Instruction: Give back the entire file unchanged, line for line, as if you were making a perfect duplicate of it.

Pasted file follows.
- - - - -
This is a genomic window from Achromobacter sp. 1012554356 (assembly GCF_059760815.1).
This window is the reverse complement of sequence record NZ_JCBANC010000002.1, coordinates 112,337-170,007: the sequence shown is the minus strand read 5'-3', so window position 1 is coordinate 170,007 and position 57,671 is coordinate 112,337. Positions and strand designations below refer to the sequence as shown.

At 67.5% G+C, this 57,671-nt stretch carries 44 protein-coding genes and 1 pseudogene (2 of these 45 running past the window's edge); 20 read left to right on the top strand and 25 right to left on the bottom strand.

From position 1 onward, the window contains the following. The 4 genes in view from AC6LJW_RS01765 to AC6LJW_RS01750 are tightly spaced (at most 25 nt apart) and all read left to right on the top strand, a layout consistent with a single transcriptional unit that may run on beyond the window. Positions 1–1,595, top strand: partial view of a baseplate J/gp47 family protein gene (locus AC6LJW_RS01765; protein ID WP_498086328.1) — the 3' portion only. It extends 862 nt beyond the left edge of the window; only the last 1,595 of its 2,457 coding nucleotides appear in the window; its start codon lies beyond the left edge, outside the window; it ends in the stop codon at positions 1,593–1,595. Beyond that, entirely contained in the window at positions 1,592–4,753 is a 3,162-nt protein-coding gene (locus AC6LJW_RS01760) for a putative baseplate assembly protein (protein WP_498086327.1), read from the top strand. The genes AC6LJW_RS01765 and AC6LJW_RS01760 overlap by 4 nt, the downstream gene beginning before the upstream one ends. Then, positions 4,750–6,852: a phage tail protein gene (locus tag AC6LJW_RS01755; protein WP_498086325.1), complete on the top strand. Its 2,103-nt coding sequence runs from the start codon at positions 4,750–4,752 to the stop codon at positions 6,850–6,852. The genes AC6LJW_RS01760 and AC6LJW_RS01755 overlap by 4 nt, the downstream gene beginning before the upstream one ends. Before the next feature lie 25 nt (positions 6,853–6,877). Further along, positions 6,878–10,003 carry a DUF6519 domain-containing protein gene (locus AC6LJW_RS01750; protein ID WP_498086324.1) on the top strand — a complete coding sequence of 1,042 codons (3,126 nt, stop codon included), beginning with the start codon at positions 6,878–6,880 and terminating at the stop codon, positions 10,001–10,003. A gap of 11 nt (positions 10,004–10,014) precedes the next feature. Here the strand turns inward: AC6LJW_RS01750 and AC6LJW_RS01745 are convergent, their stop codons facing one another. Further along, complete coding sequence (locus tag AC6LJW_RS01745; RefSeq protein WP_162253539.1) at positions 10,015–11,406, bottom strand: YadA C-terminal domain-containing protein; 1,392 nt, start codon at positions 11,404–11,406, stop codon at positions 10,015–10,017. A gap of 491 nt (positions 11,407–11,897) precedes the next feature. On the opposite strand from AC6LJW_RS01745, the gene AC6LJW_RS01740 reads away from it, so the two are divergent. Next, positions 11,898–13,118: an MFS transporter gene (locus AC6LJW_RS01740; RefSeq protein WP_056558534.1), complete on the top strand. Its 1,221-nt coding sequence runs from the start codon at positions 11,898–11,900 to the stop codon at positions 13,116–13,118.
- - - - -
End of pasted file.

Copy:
This is a genomic window from Achromobacter sp. 1012554356 (assembly GCF_059760815.1).
This window is the reverse complement of sequence record NZ_JCBANC010000002.1, coordinates 112,337-170,007: the sequence shown is the minus strand read 5'-3', so window position 1 is coordinate 170,007 and position 57,671 is coordinate 112,337. Positions and strand designations below refer to the sequence as shown.

At 67.5% G+C, this 57,671-nt stretch carries 44 protein-coding genes and 1 pseudogene (2 of these 45 running past the window's edge); 20 read left to right on the top strand and 25 right to left on the bottom strand.

From position 1 onward, the window contains the following. The 4 genes in view from AC6LJW_RS01765 to AC6LJW_RS01750 are tightly spaced (at most 25 nt apart) and all read left to right on the top strand, a layout consistent with a single transcriptional unit that may run on beyond the window. Positions 1–1,595, top strand: partial view of a baseplate J/gp47 family protein gene (locus AC6LJW_RS01765; protein ID WP_498086328.1) — the 3' portion only. It extends 862 nt beyond the left edge of the window; only the last 1,595 of its 2,457 coding nucleotides appear in the window; its start codon lies beyond the left edge, outside the window; it ends in the stop codon at positions 1,593–1,595. Beyond that, entirely contained in the window at positions 1,592–4,753 is a 3,162-nt protein-coding gene (locus AC6LJW_RS01760) for a putative baseplate assembly protein (protein WP_498086327.1), read from the top strand. The genes AC6LJW_RS01765 and AC6LJW_RS01760 overlap by 4 nt, the downstream gene beginning before the upstream one ends. Then, positions 4,750–6,852: a phage tail protein gene (locus tag AC6LJW_RS01755; protein WP_498086325.1), complete on the top strand. Its 2,103-nt coding sequence runs from the start codon at positions 4,750–4,752 to the stop codon at positions 6,850–6,852. The genes AC6LJW_RS01760 and AC6LJW_RS01755 overlap by 4 nt, the downstream gene beginning before the upstream one ends. Before the next feature lie 25 nt (positions 6,853–6,877). Further along, positions 6,878–10,003 carry a DUF6519 domain-containing protein gene (locus AC6LJW_RS01750; protein ID WP_498086324.1) on the top strand — a complete coding sequence of 1,042 codons (3,126 nt, stop codon included), beginning with the start codon at positions 6,878–6,880 and terminating at the stop codon, positions 10,001–10,003. A gap of 11 nt (positions 10,004–10,014) precedes the next feature. Here the strand turns inward: AC6LJW_RS01750 and AC6LJW_RS01745 are convergent, their stop codons facing one another. Further along, complete coding sequence (locus tag AC6LJW_RS01745; RefSeq protein WP_162253539.1) at positions 10,015–11,406, bottom strand: YadA C-terminal domain-containing protein; 1,392 nt, start codon at positions 11,404–11,406, stop codon at positions 10,015–10,017. A gap of 491 nt (positions 11,407–11,897) precedes the next feature. On the opposite strand from AC6LJW_RS01745, the gene AC6LJW_RS01740 reads away from it, so the two are divergent. Next, positions 11,898–13,118: an MFS transporter gene (locus AC6LJW_RS01740; RefSeq protein WP_056558534.1), complete on the top strand. Its 1,221-nt coding sequence runs from the start codon at positions 11,898–11,900 to the stop codon at positions 13,116–13,118.